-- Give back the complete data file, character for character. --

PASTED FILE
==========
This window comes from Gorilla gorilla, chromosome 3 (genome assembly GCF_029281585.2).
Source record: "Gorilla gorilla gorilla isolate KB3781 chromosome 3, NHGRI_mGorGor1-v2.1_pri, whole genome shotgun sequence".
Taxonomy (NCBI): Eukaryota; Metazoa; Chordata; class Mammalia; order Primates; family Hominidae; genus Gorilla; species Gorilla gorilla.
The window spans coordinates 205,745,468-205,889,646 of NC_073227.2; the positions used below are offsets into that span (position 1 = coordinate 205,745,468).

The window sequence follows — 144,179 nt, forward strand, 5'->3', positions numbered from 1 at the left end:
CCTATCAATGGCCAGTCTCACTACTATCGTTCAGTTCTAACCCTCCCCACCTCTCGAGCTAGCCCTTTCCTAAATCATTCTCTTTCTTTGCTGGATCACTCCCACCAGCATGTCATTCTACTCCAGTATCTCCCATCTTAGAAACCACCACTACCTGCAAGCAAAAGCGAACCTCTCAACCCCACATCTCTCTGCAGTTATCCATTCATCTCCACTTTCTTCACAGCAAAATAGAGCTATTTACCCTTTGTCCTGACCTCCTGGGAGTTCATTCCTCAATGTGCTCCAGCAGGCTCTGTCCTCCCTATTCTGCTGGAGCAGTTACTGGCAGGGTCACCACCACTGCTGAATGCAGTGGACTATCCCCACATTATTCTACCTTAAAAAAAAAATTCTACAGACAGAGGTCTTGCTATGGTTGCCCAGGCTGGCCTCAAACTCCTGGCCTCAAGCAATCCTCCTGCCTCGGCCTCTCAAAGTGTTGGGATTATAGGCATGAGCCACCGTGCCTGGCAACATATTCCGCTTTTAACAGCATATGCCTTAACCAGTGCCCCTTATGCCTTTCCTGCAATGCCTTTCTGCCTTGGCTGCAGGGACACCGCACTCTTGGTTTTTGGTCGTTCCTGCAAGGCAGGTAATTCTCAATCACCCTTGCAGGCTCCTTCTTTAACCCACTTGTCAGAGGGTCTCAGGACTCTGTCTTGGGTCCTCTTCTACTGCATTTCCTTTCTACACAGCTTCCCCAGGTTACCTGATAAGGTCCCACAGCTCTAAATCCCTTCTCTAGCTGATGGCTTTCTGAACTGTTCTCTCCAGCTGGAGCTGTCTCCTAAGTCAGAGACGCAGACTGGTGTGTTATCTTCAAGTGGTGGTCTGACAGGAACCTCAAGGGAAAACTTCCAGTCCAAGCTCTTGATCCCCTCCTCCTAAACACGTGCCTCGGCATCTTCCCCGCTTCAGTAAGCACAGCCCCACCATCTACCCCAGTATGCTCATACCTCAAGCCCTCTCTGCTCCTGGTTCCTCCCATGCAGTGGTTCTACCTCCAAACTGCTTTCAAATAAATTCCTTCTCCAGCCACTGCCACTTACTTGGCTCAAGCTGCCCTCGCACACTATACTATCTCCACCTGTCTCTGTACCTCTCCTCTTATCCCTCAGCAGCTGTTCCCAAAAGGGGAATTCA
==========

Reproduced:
This window comes from Gorilla gorilla, chromosome 3 (genome assembly GCF_029281585.2).
Source record: "Gorilla gorilla gorilla isolate KB3781 chromosome 3, NHGRI_mGorGor1-v2.1_pri, whole genome shotgun sequence".
Taxonomy (NCBI): Eukaryota; Metazoa; Chordata; class Mammalia; order Primates; family Hominidae; genus Gorilla; species Gorilla gorilla.
The window spans coordinates 205,745,468-205,889,646 of NC_073227.2; the positions used below are offsets into that span (position 1 = coordinate 205,745,468).

The window sequence follows — 144,179 nt, forward strand, 5'->3', positions numbered from 1 at the left end:
CCTATCAATGGCCAGTCTCACTACTATCGTTCAGTTCTAACCCTCCCCACCTCTCGAGCTAGCCCTTTCCTAAATCATTCTCTTTCTTTGCTGGATCACTCCCACCAGCATGTCATTCTACTCCAGTATCTCCCATCTTAGAAACCACCACTACCTGCAAGCAAAAGCGAACCTCTCAACCCCACATCTCTCTGCAGTTATCCATTCATCTCCACTTTCTTCACAGCAAAATAGAGCTATTTACCCTTTGTCCTGACCTCCTGGGAGTTCATTCCTCAATGTGCTCCAGCAGGCTCTGTCCTCCCTATTCTGCTGGAGCAGTTACTGGCAGGGTCACCACCACTGCTGAATGCAGTGGACTATCCCCACATTATTCTACCTTAAAAAAAAAATTCTACAGACAGAGGTCTTGCTATGGTTGCCCAGGCTGGCCTCAAACTCCTGGCCTCAAGCAATCCTCCTGCCTCGGCCTCTCAAAGTGTTGGGATTATAGGCATGAGCCACCGTGCCTGGCAACATATTCCGCTTTTAACAGCATATGCCTTAACCAGTGCCCCTTATGCCTTTCCTGCAATGCCTTTCTGCCTTGGCTGCAGGGACACCGCACTCTTGGTTTTTGGTCGTTCCTGCAAGGCAGGTAATTCTCAATCACCCTTGCAGGCTCCTTCTTTAACCCACTTGTCAGAGGGTCTCAGGACTCTGTCTTGGGTCCTCTTCTACTGCATTTCCTTTCTACACAGCTTCCCCAGGTTACCTGATAAGGTCCCACAGCTCTAAATCCCTTCTCTAGCTGATGGCTTTCTGAACTGTTCTCTCCAGCTGGAGCTGTCTCCTAAGTCAGAGACGCAGACTGGTGTGTTATCTTCAAGTGGTGGTCTGACAGGAACCTCAAGGGAAAACTTCCAGTCCAAGCTCTTGATCCCCTCCTCCTAAACACGTGCCTCGGCATCTTCCCCGCTTCAGTAAGCACAGCCCCACCATCTACCCCAGTATGCTCATACCTCAAGCCCTCTCTGCTCCTGGTTCCTCCCATGCAGTGGTTCTACCTCCAAACTGCTTTCAAATAAATTCCTTCTCCAGCCACTGCCACTTACTTGGCTCAAGCTGCCCTCGCACACTATACTATCTCCACCTGTCTCTGTACCTCTCCTCTTATCCCTCAGCAGCTGTTCCCAAAAGGGGAATTCA